Legislators, just do your jobs already

The people’s business isn’t business as usual

This commentary responds to a June 4 editorial, “We didn’t ask for this,” regarding the May 19 special election in which five budget measures (Propositions 1A-1E) got voted down.

Agricultural scientist Quentin Colgan writes the local blog “The Uncomfortable Truth.”

Contrary to what the CN&R opined, perhaps the real reason four out of five voters told the legislators in Sacramento to take a hike was because we wanted neither service cuts nor tax increases. I cannot speak for anyone else, but I want the services to continue as before. However, I want them to run efficiently and without graft.

Is asking for an honest return on my taxes asking for too much?

In California we have both a State Board of Education and a Department of Education—dueling bureaucracies that suck from the public teat, while school programs get cut.

And you want me to pay more? I don’t think so.

Fact is the Catholics do education far better and for far less money per student. Close to 40 percent of the money spent on education is wasted.

Back in January, a job was “created” for termed-out legislator Nicole Parra. The job pays $128,000 per year plus all the state benefits. Political junkies will recall that she upset the Democratic leadership last summer so they “banished” her to a little, tiny office in the Capitol. When she endorsed a Republican as her replacement, Gov. Schwarzenegger “rewarded” her with a job—typical Sacramento B.S.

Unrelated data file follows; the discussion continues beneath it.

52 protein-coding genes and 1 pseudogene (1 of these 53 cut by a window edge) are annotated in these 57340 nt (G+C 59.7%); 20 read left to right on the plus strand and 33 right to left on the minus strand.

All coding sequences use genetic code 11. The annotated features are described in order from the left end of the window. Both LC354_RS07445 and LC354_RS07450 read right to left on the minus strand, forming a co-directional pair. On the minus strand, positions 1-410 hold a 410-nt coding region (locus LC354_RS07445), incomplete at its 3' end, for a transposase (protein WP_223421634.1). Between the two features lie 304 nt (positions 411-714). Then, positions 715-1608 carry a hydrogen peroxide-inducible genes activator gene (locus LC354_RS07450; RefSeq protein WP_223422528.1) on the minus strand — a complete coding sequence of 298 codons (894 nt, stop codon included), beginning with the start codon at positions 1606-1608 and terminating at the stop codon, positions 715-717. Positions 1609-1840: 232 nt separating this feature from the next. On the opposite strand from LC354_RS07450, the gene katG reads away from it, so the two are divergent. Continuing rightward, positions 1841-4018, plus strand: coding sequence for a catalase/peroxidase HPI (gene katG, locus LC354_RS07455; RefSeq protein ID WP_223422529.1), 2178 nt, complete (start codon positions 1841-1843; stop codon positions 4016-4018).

The job was created when we knew about the state’s problems. I note her job was not cut in the latest round of budget cuts.

And you want me to pay more? I don’t think so.

Forty years ago, freeways cost about a million dollars a mile to build. Sure, everything costs more now—about six times more. How come freeways cost 25 times more? Certainly the guys building them aren’t making 25 times as much.

One might think that for all that money these would be quality roads, but no, we spend 25 times more fixing them as we used to, also.

And you want me to pay more? I don’t think so.

When Rick Keene was our state assemblyman, I asked him how much the state pays to health-insurance companies for premiums on all of California’s employees. He didn’t know. He voted on it and all that, but he didn’t know. When Keene is anointed to replace Sam Aanestad in the state Senate, do you think he will know then?

I voted no on the propositions because it is the Legislature’s job, not mine.

California is at an impasse. The fault lies with the Legislature. These legislators have demonstrated their complete inability to do their jobs.

New taxes? No.

A new legislature? Hmm … I think so.